Bees are important to us not just because they can provide sweet honey but also because they are key to our food resource and the cornerstone of conserving biodiversity. Right now, thousands of bee species around the world are declining at an alarming rate.
The story between humans and honeybees can be traced back 9,000 years. We keep them in hives and harvest their honey and wax, but bees are more than that for humans.
Bees are the keystone species that play a unique and crucial role in the ecosystem. On our planet, there are 368,000 flowering plants species, 90 percent of which rely on pollinators like bees to reproduce. Without bees, humans and other animals would not survive.
In one day, a colony of forager bees can pollinate 250 million flowers while all humans waste about 169 million tons of food. These buzzing creatures have a purpose on the planet.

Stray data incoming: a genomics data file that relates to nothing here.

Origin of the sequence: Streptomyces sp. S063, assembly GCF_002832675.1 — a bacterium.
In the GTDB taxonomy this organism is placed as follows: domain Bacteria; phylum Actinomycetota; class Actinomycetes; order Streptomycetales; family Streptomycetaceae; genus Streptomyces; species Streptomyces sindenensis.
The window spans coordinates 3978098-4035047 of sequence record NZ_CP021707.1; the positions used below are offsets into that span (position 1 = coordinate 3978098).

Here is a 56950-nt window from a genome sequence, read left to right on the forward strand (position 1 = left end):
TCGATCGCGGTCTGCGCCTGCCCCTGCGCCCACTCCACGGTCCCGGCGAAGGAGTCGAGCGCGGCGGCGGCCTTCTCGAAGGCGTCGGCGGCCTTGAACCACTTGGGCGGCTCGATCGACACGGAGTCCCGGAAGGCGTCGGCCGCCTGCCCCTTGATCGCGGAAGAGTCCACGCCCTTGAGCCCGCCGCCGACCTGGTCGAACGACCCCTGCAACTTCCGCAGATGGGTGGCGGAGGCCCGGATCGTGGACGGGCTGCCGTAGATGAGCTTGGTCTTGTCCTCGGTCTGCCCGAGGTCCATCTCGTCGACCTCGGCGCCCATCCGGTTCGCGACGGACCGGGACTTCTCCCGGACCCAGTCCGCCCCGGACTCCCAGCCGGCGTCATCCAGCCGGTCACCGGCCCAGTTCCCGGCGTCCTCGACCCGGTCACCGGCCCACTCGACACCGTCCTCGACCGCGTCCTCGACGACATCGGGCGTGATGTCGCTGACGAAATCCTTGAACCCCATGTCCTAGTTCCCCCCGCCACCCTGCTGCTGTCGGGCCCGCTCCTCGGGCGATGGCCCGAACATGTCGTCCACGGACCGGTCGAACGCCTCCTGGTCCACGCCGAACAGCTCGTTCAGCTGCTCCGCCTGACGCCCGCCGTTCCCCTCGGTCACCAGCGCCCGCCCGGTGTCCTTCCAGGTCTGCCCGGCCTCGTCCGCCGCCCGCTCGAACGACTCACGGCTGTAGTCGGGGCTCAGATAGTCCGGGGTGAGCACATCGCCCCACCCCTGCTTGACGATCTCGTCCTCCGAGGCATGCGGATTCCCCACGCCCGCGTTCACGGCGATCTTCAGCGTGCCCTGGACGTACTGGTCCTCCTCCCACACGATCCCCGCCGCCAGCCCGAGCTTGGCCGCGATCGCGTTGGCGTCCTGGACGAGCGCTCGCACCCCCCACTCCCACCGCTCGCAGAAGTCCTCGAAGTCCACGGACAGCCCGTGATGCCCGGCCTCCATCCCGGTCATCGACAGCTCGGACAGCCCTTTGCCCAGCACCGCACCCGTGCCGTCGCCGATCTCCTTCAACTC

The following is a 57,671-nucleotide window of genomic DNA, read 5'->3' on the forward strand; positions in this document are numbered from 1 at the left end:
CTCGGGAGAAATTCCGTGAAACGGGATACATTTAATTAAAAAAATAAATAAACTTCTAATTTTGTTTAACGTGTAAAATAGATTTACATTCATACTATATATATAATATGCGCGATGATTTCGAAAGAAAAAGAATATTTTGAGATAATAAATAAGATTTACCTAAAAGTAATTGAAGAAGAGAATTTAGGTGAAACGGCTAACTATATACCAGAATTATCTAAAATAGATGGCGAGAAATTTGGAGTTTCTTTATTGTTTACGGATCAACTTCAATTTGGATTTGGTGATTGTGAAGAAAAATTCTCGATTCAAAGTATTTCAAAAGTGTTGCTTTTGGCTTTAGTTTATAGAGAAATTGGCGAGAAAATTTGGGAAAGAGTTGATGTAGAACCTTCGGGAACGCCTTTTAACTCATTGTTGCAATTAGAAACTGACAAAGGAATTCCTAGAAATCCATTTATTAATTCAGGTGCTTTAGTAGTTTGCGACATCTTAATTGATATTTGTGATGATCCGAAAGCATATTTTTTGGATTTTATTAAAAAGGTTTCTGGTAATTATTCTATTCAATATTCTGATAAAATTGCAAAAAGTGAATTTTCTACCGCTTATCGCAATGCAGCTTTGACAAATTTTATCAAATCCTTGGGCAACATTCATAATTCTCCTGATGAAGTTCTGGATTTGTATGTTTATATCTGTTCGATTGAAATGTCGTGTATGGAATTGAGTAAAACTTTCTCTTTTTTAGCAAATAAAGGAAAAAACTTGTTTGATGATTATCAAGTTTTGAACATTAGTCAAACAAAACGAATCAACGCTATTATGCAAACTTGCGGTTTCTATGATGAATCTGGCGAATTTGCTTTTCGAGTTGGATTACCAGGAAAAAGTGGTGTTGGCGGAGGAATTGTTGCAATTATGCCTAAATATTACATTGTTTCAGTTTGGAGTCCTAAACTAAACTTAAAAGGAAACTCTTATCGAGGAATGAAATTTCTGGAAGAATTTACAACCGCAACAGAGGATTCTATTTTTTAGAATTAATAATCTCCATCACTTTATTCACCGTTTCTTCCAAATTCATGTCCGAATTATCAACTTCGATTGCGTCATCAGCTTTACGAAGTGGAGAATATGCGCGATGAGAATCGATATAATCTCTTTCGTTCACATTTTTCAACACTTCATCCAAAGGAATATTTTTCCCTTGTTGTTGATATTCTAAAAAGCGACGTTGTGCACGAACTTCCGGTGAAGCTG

But according to the UN, human activity has threatened about one million animal and plant species. The population and diversity of bees are also in decline, and seven species of bees have been added to the endangered list.
In order to feed the growing population, our agricultural methods have evolved. However, this evolution poses threats to both agricultural diversity and biodiversity in other ecosystems. Bee species are declining due to the use of pesticides, loss of habitat, pests and climate change.
The birthday (May 20) of a pioneering beekeeper, Anton Janša, has been designated as the UN World Bee Day to draw attention to bees and other pollinators. This Wednesday, May 22, is the International Day for Biological Diversity, while this year's theme is "Our Biodiversity, Our Food, Our Health." Bees for both wild and managed pollinators should be well protected for healthy biodiversity.